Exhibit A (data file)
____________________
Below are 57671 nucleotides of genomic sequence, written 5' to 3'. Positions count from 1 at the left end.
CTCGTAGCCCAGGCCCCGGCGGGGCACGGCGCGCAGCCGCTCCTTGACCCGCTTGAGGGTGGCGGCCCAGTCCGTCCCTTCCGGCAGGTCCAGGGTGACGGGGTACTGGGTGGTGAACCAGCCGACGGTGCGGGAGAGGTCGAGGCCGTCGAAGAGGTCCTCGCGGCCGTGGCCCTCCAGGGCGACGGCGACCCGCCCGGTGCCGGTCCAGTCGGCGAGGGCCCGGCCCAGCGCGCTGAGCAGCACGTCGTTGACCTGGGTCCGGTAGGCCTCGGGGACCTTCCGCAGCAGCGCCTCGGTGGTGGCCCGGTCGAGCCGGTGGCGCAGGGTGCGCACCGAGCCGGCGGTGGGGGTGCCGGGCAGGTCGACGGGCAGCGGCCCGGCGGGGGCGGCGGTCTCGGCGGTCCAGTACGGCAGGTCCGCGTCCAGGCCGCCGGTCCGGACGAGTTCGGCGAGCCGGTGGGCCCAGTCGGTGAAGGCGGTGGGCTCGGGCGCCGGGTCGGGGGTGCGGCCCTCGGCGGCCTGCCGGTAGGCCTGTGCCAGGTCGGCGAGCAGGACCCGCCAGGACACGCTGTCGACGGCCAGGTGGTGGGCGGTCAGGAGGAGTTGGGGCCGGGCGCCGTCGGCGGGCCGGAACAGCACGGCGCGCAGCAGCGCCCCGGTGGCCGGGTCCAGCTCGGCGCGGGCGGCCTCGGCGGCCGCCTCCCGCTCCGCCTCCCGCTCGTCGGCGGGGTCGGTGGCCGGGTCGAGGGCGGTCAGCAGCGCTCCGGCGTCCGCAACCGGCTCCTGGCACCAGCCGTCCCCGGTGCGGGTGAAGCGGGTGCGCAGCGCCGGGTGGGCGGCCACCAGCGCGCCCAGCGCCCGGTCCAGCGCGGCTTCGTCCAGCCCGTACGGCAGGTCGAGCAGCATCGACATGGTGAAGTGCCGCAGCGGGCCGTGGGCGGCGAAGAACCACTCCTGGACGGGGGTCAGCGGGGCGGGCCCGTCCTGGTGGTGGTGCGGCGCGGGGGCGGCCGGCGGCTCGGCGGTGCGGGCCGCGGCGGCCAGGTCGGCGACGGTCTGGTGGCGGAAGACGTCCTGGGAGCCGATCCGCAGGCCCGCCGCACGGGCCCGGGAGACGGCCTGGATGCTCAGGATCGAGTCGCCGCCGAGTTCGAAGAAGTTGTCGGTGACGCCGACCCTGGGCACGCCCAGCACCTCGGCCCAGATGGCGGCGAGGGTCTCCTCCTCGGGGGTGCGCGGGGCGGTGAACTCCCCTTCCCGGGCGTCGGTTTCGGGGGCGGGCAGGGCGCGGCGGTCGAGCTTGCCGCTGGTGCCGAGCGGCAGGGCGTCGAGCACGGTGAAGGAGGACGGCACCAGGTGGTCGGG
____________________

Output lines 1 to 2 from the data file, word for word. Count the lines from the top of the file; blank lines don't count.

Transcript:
Below are 57671 nucleotides of genomic sequence, written 5' to 3'. Positions count from 1 at the left end.
CTCGTAGCCCAGGCCCCGGCGGGGCACGGCGCGCAGCCGCTCCTTGACCCGCTTGAGGGTGGCGGCCCAGTCCGTCCCTTCCGGCAGGTCCAGGGTGACGGGGTACTGGGTGGTGAACCAGCCGACGGTGCGGGAGAGGTCGAGGCCGTCGAAGAGGTCCTCGCGGCCGTGGCCCTCCAGGGCGACGGCGACCCGCCCGGTGCCGGTCCAGTCGGCGAGGGCCCGGCCCAGCGCGCTGAGCAGCACGTCGTTGACCTGGGTCCGGTAGGCCTCGGGGACCTTCCGCAGCAGCGCCTCGGTGGTGGCCCGGTCGAGCCGGTGGCGCAGGGTGCGCACCGAGCCGGCGGTGGGGGTGCCGGGCAGGTCGACGGGCAGCGGCCCGGCGGGGGCGGCGGTCTCGGCGGTCCAGTACGGCAGGTCCGCGTCCAGGCCGCCGGTCCGGACGAGTTCGGCGAGCCGGTGGGCCCAGTCGGTGAAGGCGGTGGGCTCGGGCGCCGGGTCGGGGGTGCGGCCCTCGGCGGCCTGCCGGTAGGCCTGTGCCAGGTCGGCGAGCAGGACCCGCCAGGACACGCTGTCGACGGCCAGGTGGTGGGCGGTCAGGAGGAGTTGGGGCCGGGCGCCGTCGGCGGGCCGGAACAGCACGGCGCGCAGCAGCGCCCCGGTGGCCGGGTCCAGCTCGGCGCGGGCGGCCTCGGCGGCCGCCTCCCGCTCCGCCTCCCGCTCGTCGGCGGGGTCGGTGGCCGGGTCGAGGGCGGTCAGCAGCGCTCCGGCGTCCGCAACCGGCTCCTGGCACCAGCCGTCCCCGGTGCGGGTGAAGCGGGTGCGCAGCGCCGGGTGGGCGGCCACCAGCGCGCCCAGCGCCCGGTCCAGCGCGGCTTCGTCCAGCCCGTACGGCAGGTCGAGCAGCATCGACATGGTGAAGTGCCGCAGCGGGCCGTGGGCGGCGAAGAACCACTCCTGGACGGGGGTCAGCGGGGCGGGCCCGTCCTGGTGGTGGTGCGGCGCGGGGGCGGCCGGCGGCTCGGCGGTGCGGGCCGCGGCGGCCAGGTCGGCGACGGTCTGGTGGCGGAAGACGTCCTGGGAGCCGATCCGCAGGCCCGCCGCACGGGCCCGGGAGACGGCCTGGATGCTCAGGATCGAGTCGCCGCCGAGTTCGAAGAAGTTGTCGGTGACGCCGACCCTGGGCACGCCCAGCACCTCGGCCCAGATGGCGGCGAGGGTCTCCTCCTCGGGGGTGCGCGGGGCGGTGAACTCCCCTTCCCGGGCGTCGGTTTCGGGGGCGGGCAGGGCGCGGCGGTCGAGCTTGCCGCTGGTGCCGAGCGGCAGGGCGTCGAGCACGGTGAAGGAGGACGGCACCAGGTGGTCGGG